Other hiring experts prefer non-sequential interviews because discussing a candidate’s history sequentially is too easy. It’s easy to become a passive listener when hearing a story, they say, instead of assessing the candidate’s suitability for the role. This is arguably even more true when hearing a long story, like one that covers the past 15 years. They recommend focusing on relevant information by asking what skills and knowledge the candidate currently uses at work and then discussing how they developed those skills and knowledge.

There is a potential problem with these non-sequential methods, however: cherry-picking. Since the candidate only shares isolated examples of their performance, they could choose examples that make them look good while disguising their real behavioral tendencies. For example, if the candidate tells you about a time they successfully pitched a project, you may think they do so regularly when their success is actually an outlier.

We’ve consolidated the authors’ advice into two main behavioral tendencies you should look for in a strong candidate:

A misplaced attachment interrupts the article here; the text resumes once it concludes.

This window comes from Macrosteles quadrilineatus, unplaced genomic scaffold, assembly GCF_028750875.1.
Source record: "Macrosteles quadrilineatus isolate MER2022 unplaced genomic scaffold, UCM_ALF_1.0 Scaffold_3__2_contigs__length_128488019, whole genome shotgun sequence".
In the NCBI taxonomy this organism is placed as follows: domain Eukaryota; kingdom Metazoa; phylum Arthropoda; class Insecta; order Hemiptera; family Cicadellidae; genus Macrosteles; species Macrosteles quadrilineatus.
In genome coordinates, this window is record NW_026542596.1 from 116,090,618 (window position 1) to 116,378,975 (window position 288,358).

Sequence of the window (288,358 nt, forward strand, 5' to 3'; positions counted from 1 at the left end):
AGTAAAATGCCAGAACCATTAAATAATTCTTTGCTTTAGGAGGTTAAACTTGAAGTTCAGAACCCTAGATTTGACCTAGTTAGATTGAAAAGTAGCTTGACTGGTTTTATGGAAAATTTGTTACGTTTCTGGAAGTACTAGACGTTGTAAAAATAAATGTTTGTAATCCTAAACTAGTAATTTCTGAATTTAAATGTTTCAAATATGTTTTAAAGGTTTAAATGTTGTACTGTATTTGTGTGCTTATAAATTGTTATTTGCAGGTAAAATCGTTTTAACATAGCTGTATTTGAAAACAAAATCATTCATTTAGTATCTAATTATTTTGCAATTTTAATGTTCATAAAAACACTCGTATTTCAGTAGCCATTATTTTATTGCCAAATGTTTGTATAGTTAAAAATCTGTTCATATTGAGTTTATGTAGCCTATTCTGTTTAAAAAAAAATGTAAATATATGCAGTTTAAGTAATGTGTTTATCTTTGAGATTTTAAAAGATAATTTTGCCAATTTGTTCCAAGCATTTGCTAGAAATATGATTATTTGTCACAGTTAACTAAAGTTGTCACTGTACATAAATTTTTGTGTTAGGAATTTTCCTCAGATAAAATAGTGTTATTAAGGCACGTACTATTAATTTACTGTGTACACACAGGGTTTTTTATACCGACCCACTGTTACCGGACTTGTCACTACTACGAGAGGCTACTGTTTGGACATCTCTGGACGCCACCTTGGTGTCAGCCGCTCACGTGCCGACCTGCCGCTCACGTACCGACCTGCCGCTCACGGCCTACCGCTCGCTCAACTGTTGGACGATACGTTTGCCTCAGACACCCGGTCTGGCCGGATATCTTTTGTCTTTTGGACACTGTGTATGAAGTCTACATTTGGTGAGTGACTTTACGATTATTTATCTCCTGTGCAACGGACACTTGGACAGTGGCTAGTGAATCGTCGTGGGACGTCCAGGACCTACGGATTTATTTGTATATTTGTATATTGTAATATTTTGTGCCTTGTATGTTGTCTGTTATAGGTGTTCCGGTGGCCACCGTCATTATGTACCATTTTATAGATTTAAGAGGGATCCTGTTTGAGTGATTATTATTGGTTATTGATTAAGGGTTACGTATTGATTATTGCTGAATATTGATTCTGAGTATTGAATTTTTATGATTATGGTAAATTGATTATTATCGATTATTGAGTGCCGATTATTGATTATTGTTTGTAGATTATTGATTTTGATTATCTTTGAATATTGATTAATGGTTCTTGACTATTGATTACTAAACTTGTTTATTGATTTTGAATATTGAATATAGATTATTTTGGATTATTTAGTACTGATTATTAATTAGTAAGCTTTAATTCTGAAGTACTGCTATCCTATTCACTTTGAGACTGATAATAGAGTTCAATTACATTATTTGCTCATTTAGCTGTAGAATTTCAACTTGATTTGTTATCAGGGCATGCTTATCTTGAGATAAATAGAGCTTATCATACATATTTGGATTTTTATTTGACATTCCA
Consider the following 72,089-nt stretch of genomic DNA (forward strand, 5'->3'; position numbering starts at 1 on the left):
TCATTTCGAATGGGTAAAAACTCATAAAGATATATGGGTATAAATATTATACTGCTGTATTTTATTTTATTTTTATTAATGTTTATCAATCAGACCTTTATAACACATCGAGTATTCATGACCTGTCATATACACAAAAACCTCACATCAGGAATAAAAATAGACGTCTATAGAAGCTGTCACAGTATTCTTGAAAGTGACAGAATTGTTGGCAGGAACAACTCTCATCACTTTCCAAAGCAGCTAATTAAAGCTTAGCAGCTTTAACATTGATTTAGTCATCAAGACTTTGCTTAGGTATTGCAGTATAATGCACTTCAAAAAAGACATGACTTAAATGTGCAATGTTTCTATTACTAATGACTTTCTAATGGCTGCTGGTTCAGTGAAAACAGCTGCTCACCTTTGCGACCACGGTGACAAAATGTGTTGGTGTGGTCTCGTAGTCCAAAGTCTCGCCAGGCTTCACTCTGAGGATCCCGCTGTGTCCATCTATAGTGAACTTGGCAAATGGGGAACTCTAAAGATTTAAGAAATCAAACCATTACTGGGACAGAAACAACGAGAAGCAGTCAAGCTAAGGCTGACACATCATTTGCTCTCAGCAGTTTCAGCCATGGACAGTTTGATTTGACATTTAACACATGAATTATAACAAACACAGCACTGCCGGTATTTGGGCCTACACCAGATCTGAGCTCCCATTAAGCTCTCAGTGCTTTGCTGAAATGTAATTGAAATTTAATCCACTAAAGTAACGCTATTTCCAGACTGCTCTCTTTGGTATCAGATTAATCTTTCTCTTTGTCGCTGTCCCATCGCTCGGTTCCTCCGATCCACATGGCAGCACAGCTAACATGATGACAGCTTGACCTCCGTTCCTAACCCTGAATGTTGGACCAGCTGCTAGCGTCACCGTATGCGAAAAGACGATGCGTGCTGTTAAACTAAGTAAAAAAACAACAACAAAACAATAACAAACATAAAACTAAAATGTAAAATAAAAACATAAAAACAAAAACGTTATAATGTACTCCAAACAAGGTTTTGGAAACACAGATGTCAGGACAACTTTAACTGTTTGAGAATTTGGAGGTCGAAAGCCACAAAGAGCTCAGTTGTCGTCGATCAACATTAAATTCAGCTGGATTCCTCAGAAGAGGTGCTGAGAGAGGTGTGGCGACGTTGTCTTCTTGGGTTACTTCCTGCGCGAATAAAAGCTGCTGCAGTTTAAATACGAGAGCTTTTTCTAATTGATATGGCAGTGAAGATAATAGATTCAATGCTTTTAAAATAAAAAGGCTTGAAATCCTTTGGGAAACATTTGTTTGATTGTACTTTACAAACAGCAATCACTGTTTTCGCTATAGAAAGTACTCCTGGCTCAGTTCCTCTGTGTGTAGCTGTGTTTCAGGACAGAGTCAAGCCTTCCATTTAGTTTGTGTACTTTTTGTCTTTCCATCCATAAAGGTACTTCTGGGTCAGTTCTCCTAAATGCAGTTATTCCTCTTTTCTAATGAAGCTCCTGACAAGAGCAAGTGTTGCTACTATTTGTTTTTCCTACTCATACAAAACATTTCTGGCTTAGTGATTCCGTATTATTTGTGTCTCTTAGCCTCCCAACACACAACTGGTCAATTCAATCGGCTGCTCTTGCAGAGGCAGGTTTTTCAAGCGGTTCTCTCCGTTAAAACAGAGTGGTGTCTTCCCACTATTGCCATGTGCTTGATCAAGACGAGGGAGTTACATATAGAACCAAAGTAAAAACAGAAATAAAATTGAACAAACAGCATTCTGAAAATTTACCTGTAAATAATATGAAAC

Tendency #1: Meets Employer Expectations

According to the authors, identifying whether the candidate has regularly met previous employers’ expectations can help you judge whether they’ll meet your own. To identify this tendency, first ask why the candidate was hired for each role. This helps you understand what their previous employers expected from them. Then, discuss their successes and struggles in each role to see to what extent they met those expectations.

For example, let’s say a candidate was hired to create a unique marketing strategy that reached audiences on several platforms. She successfully created a unique strategy but struggled to execute it on several platforms. Thus, she only partially met her past employer’s expectations. If the candidate had trouble fully meeting expectations in her other past jobs, as well, she’ll likely struggle to fully meet yours.

(Shortform note: Some business experts disagree with Smart and Street, saying a candidate’s past performance isn’t a good indicator of future success. Differences in company cultures and rapidly changing industries can cause a person who successfully met expectations in the past to fail in the future. Instead, experts recommend evaluating the candidate’s problem-solving skills, as these are helpful regardless of culture or industry changes. Before the interview, write down a flawed version of a process the candidate would use in the role—for instance, if you describe the process to get a marketing strategy approved, the paperwork may be overly complex. In the interview, ask the candidate to identify those flaws. Then, ask how they’d solve the issues.)

Tendency #2: Has Good Relationships With Superiors